Like everyone at Swedavia, Lars knows that sustainability must come first and foremost. He regularly reinforces to Karin and the rest of the management team the need for Swedavia to invest in areas like clean energy and energy efficiency. It’s essential to sustainable growth as well as supporting the company’s goal to become carbon neutral at all of its ten airports by the end of 2020. 

“One thing I stress a lot in my presentations that I want to look at is clean energy and energy efficiency,” says Lars. “That area is a clear trend. I see more and more airports starting to produce their own electricity by solar panels. I give examples of what’s going on at other airports and give ideas of what we should do.”

Solar panels have been in use for several years at Landvetter Airport in Gothenburg and Swedavia’s energy department is looking into the possibility of installing them at Stockholm Arlanda. Lars has also been promoting the advantages of the sharing economy, suggesting that Swedavia could have some form of car sharing scheme in place to cut back on emissions from vehicles. 

Karin takes many of Lars’ suggestions onboard and is currently working on a proof of concept to use data Swedavia has from waiting times in combination with other data sources to improve the indoor climate at the airport and reduce energy consumption. It’s an ongoing test and she hopes to see results by the end of the year that will determine whether or not the idea is viable. 

“Energy efficiency has a great impact on sustainability. So we are trying to look into several areas to see how we can use the data we have to be more clever with, for example, how we use our ventilation systems,” she explains.

From solar panels to ventilation systems, innovation is quite literally in the air at Swedavia. However, it’s more than just a tool to ensure the company continues to grow and thrive. It’s also an effective way to engage all employees and keep them feeling loyal and motivated.

“Innovation and idea management plays an important role in employee engagement,” says Karin. “Taking care of the creativity within the company allows us to build a greater engagement and commitment from employees.”

This article was produced by The Local Creative Studio and sponsored by Swedavia.


EXPLAINED: What can I do if I miss my flight due to Sweden’s airport chaos?

Stockholm Arlanda Airport is once again suffering hour-long queues for security due to a surge in travel and personnel shortages. What can you do if you miss your flight?

EXPLAINED: What can I do if I miss my flight due to Sweden's airport chaos?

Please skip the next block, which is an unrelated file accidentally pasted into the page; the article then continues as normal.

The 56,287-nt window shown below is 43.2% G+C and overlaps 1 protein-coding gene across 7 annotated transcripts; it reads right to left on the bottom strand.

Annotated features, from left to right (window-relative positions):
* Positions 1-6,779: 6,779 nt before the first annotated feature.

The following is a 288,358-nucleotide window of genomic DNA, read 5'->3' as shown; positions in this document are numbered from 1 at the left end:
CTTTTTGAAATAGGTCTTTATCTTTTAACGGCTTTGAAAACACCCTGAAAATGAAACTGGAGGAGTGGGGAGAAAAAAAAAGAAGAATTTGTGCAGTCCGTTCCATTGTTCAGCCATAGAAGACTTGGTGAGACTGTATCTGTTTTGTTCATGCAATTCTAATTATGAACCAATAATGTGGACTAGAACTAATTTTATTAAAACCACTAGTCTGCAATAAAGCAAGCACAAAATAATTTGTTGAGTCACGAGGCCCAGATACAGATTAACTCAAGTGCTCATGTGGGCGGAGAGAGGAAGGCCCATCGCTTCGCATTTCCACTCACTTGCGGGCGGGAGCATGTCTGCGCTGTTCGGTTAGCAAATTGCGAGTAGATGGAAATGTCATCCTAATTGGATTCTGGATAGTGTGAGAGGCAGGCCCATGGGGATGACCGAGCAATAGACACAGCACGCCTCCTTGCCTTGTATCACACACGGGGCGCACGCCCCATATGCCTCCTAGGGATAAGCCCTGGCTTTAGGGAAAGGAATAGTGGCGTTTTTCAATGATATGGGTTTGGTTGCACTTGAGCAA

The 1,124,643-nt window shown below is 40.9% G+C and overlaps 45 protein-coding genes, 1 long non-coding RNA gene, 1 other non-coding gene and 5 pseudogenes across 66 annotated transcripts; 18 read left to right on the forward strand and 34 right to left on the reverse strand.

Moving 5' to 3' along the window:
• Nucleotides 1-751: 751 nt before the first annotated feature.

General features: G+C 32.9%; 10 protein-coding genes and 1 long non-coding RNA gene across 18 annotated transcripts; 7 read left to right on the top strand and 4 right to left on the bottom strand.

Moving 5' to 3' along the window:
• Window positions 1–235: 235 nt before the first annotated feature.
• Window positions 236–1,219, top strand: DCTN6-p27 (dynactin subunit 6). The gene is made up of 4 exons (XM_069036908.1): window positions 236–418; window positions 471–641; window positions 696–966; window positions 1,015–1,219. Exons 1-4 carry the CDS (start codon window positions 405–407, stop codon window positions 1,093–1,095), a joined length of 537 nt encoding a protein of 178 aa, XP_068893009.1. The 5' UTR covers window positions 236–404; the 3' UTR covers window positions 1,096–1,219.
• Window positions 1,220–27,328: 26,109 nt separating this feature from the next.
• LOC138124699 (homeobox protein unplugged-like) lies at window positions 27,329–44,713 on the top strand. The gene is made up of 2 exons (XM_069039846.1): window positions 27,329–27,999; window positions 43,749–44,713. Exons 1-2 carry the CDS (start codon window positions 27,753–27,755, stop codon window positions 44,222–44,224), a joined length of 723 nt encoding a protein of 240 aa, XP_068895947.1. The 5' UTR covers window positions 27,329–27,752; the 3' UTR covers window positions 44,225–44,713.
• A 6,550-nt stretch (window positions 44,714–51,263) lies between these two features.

What’s the situation at Arlanda over the Ascension Day weekend? 

According to the airport operator Svedavia, the worst peak for the long weekend is probably over. “Today looks good with no long waiting time at Arlanda,” Ellen Laurin, the company’s press officer, told The Local on Friday. “Yesterday morning [Thusday], we had a morning peak before nine in the morning, and the rest of the day was OK.” 

According to Swedavia’s website, waiting times at security were less than five minutes on Friday morning.  

However, she warned that there could once again be big queues on Sunday when those who have travelled to Sweden over the long weekend make their way home. 

“Sunday is a big travel day when people will fly home again. There could be queues at peak times,” she said. “We recommend that passengers have a close contact with their airline for information about their flight. It is important to have extra time at the airport and to be prepared.  

READ ALSO: What’s behind the queues at Arlanda Airport? 

Which airports in other countries have problems? 

Arlanda is not the only airport facing problems due to delays staffing up again after the pandemic. On Friday morning, Twitter users were complaining of two-hour queues at the border control at Heathrow Airport in the UK, while at the UK’s Manchester Airport, passengers were reporting queues for security of up to two hours on Thursday. 

Dublin Airport is also facing regular two-hour queues at security. Amsterdam’s Schipol Airport had a 1km security queue on Thursday, pushing the Dutch airline KLM to cancel flights. 

Can I get compensation or insurance payments if I missed my flight due to the queues? 

The SAS airline has already underlined that it is their customers’ responsibility to make sure that they arrive at the airport in sufficiently good time to make their flight. 

“To be certain you can come with us, you should be in good time, and if you are in good time, you will manage to get your flight,” she told state broadcaster SR. “It is always the customer’s responsibility to be on your way as early as is necessary.”

People who miss flights are also likely to struggle to get payouts from travel insurance, warned Gabriella Hallberg, an expert on travel insurance at the Swedish Consumers’ Insurance Bureau. 

“If you’re at the airport and are hit by security controls that take a very long time, they consider that it is the consumer themselves who have not planned their journey,” she told SR

She said that it might be possible to find an insurance company that is willing to insure against flights missed due to security queues.